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Subject: Re: Fwd: Am I late to the Fair?
From: Jon Goldberg <[log in to unmask]>
Reply-To:Jon Goldberg <[log in to unmask]>
Date:Sat, 31 Dec 2016 17:51:32 -0500
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Not really note for note (Bernstein adds a moving scale note that Strauss, I guess, forgot 
about, lol) and we're really talking about a similarity in just the *2nd phrase* of each 
melody (the first phrase doesn't really match up at all, though I suppose the aural illusion 
is that once you've heard that 2nd phrase you *think* you've just heard the whole 
beginning of the tune as well.) ;-)

However, there is no "big tune" called "There's A Place For Us." There IS, of course a song 
called "Somewhere." (First sung, by the way, by one Reri Grist on Broadway.)

Another theory for the origin of the "Somewhere" melody is that it's a further development 
of a recurring theme in Candide, which Bernstein had written just the year before. (Listen 
to the orchestral intro to "Make Our Garden Grow" for one use of the theme - the same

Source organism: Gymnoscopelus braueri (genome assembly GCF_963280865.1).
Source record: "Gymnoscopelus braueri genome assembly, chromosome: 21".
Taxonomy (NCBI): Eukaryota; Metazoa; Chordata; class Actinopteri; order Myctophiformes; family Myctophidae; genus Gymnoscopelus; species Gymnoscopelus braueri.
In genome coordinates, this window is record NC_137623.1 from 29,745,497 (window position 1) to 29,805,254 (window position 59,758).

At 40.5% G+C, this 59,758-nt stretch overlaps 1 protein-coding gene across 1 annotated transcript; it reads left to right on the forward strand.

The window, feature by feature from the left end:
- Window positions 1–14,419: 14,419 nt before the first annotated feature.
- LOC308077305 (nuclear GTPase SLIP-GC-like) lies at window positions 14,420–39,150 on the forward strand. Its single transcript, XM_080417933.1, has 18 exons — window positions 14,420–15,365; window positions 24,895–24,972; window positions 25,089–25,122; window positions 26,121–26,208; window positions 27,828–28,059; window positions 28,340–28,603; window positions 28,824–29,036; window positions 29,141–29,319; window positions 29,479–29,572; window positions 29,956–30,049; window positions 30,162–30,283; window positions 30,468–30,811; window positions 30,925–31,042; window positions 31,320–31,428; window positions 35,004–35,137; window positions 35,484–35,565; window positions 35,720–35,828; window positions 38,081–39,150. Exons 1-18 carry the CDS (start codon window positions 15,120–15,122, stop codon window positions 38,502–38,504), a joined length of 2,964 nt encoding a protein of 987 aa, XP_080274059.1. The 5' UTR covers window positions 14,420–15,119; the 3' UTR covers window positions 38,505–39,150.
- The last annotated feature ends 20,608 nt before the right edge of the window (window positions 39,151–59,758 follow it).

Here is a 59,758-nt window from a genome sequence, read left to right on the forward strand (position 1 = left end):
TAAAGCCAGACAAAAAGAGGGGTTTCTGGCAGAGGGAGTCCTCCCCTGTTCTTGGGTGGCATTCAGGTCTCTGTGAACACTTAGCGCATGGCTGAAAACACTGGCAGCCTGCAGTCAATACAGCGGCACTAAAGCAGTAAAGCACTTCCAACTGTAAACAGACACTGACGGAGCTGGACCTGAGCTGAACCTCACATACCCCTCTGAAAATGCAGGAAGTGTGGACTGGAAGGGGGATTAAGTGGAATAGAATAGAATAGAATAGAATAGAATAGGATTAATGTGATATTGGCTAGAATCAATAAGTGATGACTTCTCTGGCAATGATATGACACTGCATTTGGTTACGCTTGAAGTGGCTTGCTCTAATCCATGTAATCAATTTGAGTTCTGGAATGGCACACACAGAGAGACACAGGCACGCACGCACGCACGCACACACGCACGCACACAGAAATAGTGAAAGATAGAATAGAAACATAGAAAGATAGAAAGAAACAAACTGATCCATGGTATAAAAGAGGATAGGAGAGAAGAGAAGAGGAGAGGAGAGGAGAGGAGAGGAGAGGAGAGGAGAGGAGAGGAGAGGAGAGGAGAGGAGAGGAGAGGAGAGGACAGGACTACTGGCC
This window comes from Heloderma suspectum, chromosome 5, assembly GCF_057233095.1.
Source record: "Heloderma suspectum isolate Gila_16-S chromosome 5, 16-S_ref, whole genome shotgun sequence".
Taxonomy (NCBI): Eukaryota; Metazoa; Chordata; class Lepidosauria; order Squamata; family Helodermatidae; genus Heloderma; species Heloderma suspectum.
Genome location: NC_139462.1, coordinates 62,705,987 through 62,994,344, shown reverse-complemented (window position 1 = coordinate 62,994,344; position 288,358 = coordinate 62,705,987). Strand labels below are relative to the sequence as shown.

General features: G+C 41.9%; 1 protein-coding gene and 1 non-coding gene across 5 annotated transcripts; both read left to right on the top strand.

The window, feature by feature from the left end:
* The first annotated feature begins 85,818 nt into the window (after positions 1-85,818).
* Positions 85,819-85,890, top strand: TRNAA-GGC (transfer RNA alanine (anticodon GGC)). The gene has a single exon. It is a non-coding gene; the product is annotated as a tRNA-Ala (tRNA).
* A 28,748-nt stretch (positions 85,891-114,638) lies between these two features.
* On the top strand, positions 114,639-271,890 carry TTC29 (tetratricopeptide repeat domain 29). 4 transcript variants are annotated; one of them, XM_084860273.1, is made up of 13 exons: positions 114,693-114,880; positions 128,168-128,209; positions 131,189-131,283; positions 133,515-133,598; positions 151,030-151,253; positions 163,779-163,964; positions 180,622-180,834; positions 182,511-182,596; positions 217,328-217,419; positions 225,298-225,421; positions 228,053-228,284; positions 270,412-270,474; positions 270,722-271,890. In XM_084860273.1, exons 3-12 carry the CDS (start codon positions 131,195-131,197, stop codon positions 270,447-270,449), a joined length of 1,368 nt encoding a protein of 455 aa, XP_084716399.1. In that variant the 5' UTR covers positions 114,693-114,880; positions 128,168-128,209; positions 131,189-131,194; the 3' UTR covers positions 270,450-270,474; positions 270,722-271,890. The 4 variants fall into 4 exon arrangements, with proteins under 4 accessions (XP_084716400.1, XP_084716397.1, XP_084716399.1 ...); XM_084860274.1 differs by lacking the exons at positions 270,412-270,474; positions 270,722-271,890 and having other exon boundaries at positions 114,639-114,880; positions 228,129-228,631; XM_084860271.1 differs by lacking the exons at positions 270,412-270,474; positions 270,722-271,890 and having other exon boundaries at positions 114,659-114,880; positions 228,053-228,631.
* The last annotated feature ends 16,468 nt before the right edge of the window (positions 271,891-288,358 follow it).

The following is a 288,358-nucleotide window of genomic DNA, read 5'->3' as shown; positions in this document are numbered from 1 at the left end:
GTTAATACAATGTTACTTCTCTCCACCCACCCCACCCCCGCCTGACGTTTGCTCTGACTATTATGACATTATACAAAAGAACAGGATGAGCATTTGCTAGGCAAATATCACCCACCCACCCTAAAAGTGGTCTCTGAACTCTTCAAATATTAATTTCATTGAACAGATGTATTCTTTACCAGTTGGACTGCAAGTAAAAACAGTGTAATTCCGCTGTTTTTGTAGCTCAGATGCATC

contour of a wide interval up and then heading back down). Another is that it's a sort of 
liberal "inversion" of the tritone theme that forms the sung name "Maria" in the song of the 
same name - the upward reach of the 3rd syllable contrasting with the downward reach of 
"place" in "Somewhere." Or hey, he could actually have had the Strauss melody in the 
back of his head. I'm not necessarily convinced it's an outright steal, but it would be foolish 
to say that composers aren't influenced, consciously or subconsciously, by other music 
they know. Of course they are. 

Speaking of Strauss - when Zerbinetta gets to the beginning of the Rondo theme in 
"Grossmachtiger Prinzessin," is that a deliberate jab at "Ah, Non Giunge?" ;-)



On Sat, 31 Dec 2016 14:56:17 -0500, donald kane <[log in to unmask]> wrote:

>---------- Forwarded message ----------
>From: donald kane <[log in to unmask]>
>Date: Sat, Dec 31, 2016 at 9:51 AM
>Subject: Re: Am I late to the Fair?
>To: Idia Legray <[log in to unmask]>
>
>
>Bernstein was a heavy "borrower". Another big tune from
>WSS is "There's A Place or Us" which is, note for note, a
>melody created by Richard Strauss for his Burleske For Piano
>and Orchestra.  It's difficult to sort out the resemblances that
>may have been deliberate and the ones that are coincidental.
>
>
>dtmk
>
>On Sat, Dec 31, 2016 at 9:05 AM, Idia Legray <[log in to unmask]> wrote:
>> Listening to the end of Gotterdammerung the other day, I suddenly
>> stopped "mid listen" to hear Leonard Bernstein's "I have a love and it's all
>> (that I need)..."
>> Is this a known thing by everyone but me till now?
>>
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